The more that patients feel that they have a high-quality relationship with their prescribing physician, the more likely that they will regard their own responses to antidepressants as positive, according to a study in Acta Psychiatrica Scandinavica. The team of Australian and UK reseachers also identified a host of other social factors that seem to improve antidepressant response.
The reseachers used an online questionnaire which had 47 questions about the prescribing process, pre-existing beliefs about antidepressant effectiveness, side effects, beliefs about the causes of depression, and other topics. The 1,781 respondents whose surveys were analyzed had been prescribed an antidepressant within the past 5 years.
The researchers found that “the quality of the relationship with the prescriber was related to both depression reduction and improved (quality of life).” In addition, they found reduction in feelings of depression were related to younger age, higher income, and being fully informed about the pros and cons of the medications by the prescriber.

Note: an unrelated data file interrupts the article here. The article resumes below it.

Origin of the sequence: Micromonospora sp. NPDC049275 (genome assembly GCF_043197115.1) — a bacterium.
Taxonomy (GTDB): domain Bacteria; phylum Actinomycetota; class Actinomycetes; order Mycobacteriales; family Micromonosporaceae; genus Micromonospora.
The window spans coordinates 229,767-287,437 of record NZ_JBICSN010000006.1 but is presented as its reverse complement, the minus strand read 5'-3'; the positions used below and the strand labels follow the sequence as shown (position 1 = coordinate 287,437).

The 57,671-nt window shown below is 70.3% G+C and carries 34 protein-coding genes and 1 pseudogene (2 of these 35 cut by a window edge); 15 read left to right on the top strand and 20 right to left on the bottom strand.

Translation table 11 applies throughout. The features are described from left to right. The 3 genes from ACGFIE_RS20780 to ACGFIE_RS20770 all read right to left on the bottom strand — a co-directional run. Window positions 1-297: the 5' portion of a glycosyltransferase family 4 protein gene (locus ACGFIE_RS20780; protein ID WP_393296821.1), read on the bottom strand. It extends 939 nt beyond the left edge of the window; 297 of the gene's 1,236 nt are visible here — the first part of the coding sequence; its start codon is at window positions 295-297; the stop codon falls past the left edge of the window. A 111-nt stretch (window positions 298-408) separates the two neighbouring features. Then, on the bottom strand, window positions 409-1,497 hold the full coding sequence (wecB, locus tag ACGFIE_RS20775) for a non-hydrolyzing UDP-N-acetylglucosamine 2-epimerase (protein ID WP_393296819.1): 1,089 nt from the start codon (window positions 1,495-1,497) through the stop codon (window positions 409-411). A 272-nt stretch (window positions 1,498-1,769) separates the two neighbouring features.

People who responded well to antidepressants also typically had fewer beliefs that depression was caused by social circumstances and were more likely to believe that antidepressant benefits were related to “chemical rather than placebo effects.”
“There are multiple non-pharmacological processes involved in recovery while taking (antidepressants),” the researchers concluded. “Enhancing them, for example focusing on the prescriber-patient relationship and giving more information, may enhance recovery rates, with or without (antidepressants).”
Read, J at al. Understanding the non-pharmacological correlates of self-reported efficacy of antidepressants. Acta Psychiatrica Scandinavica. Published early online January 9, 2015. DOI: 10.1111/acps.12390. (Abstract)